By: Greg Matthews
A variety of factors, including travel distance and overall budget, affect travel fund allocation within athletic departments. Intuitively, programs covering more ground might justifiably spend more on travel, and furthermore, schools with larger overall budgets may have more discretionary funds available for travel.
Coupling travel distance data with budgets from the Win AD financials database (not EADA data), we analyzed average distances between conference schools and data on athletic budgets to compare distance versus travel budget for AQ schools for the 2010-2011 season. We present three views 1 of the data in this article.
In View 1 below (click chart to enlarge) , the horizontal axis displays average distance to schools in conference, and the vertical axis displays the total amount of money each school spent on travel. The size of each school’s circle is proportional to the total budget of its athletic program and the circle’s color displays each team’s conference.
Two schools that show up on the edges of the scatter plot in View 1 are Wisconsin and SouthFlorida (USF). Wisconsin, while having a rather low average distance to a conference school, outspends all of the other BCS schools for which we had data available. USF is the opposite. While USF has the largest average distance to conference schools, its travel budget is somewhere in the middle of the rest of the AQ schools.
It’s also interesting to note that while the Pac-12 schools have a large average distance to conference school, most of their budgets are in the bottom half of all AQ schools. Notably, Colorado, with the second largest average travel distance, has one of the smallest travel budgets of all AQ schools.
Now let’s add in the non-BCS school to the visual in View 2, below.
View 2 overlays non AQ schools in graph atop View 1. Reviewing View 2, United States Air Force Academy is a notable exception to the predictable data plot results in that USAF spent over $4 million dollars in travel expense during 2012-2011 season, even with relatively small average distance to a conference school.
If Air Force is the Wisconsin of non AQ schools, then New Jersey Institute of Technology (NJIT) is SouthFlorida. At 1,500 miles, NJIT has the largest average distance to a conference opponent, yet the program spent only about 1,000,000 dollars on travel expenses. Other schools that are traveling long distances to compete on modest travel budgets include, Louisiana Tech, UTEP, Southern Utah, and Utah Valley State, North Dakota, and Chicago State.
In View 3 below, we adapt View 2 (raw travel dollars spent) by re-visualizing the data mapping in terms of percentage of total budget spent on travel.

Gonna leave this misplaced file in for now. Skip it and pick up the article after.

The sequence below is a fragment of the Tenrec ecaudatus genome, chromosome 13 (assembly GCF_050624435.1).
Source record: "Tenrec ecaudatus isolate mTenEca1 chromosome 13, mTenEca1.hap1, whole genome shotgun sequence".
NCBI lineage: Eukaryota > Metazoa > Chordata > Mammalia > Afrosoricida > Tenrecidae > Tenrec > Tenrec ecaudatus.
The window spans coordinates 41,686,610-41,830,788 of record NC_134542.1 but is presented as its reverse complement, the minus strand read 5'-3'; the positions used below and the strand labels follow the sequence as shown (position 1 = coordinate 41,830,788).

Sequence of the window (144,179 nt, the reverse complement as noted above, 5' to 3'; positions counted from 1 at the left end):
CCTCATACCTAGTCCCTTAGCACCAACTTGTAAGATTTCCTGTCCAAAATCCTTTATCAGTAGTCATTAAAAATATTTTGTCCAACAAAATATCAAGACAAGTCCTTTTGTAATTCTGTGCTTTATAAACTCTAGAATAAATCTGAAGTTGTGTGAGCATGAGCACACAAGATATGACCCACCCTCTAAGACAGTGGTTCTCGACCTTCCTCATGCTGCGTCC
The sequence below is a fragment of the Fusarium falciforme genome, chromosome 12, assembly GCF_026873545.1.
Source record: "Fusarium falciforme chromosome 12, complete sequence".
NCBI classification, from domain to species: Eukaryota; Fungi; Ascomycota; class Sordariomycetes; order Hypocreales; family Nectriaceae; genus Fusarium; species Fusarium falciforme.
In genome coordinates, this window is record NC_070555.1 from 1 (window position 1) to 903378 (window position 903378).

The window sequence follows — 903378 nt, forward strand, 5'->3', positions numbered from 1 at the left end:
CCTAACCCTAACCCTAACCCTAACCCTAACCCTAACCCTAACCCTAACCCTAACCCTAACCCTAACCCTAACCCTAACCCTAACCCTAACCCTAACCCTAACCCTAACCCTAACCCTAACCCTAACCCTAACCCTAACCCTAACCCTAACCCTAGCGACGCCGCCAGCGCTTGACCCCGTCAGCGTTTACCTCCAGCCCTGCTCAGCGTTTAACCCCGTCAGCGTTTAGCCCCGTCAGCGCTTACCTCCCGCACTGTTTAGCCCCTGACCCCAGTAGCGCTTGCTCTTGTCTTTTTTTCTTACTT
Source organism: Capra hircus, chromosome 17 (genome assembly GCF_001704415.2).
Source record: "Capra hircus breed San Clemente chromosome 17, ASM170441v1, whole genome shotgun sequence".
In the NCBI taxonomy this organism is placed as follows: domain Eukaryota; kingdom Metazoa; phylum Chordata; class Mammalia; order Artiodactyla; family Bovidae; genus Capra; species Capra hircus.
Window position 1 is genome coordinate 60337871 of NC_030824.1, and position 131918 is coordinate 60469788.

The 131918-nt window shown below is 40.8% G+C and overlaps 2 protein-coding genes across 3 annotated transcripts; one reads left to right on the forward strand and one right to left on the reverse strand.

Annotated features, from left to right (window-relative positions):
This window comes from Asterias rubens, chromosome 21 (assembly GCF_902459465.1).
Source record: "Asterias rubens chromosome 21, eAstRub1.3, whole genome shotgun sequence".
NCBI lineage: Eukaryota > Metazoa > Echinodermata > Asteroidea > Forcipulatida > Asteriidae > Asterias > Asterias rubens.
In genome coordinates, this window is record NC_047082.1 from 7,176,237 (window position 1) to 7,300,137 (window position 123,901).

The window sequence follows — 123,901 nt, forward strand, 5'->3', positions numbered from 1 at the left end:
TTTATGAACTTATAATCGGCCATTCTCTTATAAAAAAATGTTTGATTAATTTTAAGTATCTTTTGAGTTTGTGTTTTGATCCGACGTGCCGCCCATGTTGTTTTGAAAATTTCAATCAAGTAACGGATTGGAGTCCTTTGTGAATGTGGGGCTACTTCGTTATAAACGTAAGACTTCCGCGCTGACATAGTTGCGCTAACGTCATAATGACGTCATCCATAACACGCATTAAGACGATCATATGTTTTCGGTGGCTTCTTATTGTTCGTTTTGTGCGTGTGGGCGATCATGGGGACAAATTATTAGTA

Among AQ schools in View 3, USF leads the way with about 10% of total budget being spent on travel. Other AQ schools that are spending high percentages of total budget on travel include Wisconsin, Arkansas, Utah, Arizona, and Purdue, which all spend over 8% of their total on getting to the games. Notably, on the other end of the spectrum, Colorado is only spending about 4% of its budget on travel, the lowest among AQ schools for which data were available. The only school spending a smaller percentage of its budget on travel is the University of Nevada-Las Vegas (UNLV) at just over 3%. Put another way, AQ schools in View 3 break down on the following quartiles:
Bottom 25% – average % of budget spent on travel = 4.88 % (n=12 programs)
25%-50% – average % of budget spent on travel = 5.81 % (n=12)
50%- 75% – average % of budget spent on travel = 6.51 % (n=13)
Top 25% – average % of budget spent on travel = 8.14 % (n=12)
As for the non-AQ schools, the University of Maryland – Eastern Shore appears to be spending around 20% of their total budget on travel. Several other schools are spending over 15% of their total budget on travel, including South Dakota, Chicago State, and Southern Utah. NJIT, with its 1,500 miles average distance to a conference rival, still manages to keep travel to well below 10% of total budget. Non AQ schools in View 3 break down on the following quartiles:
Bottom 25% – average % of budget spent on travel = 5.50% (n= 53 programs)
25% -50% – average % of budget spent on travel = 7.41 % (n= 53)
50% – 75% – average % of budget spent on travel = 9.03 % (n= 52)
Top 25% – average % of budget spent on travel = 12.72 % (n= 53)
Though our macro scope does not nearly address the full range of factors considered when planning and implementing travel budgets – the varied results suggest that traveling “coach” vs. “class” is a decision worth tracking, benchmarking, and in some cases, changing.
Winthrop Intelligence gives special thanks to Greg Matthews.
Greg is a post-doctoral research fellow in biostatistics at the University of Massachusetts. He graduated from the University of Connecticut with a Ph.D. in statistics in August 2011 and currently .
- We are intentionally labeling these presentations as “views” because they’re simply a look at select macro data that is quite narrow in scope, not a presentation of data designed to prove a point or distinguish good from bad, winners from losers. Our lenses are for individual school perspective, as each program may gain insight and advantages from this outside looking in approach. ↩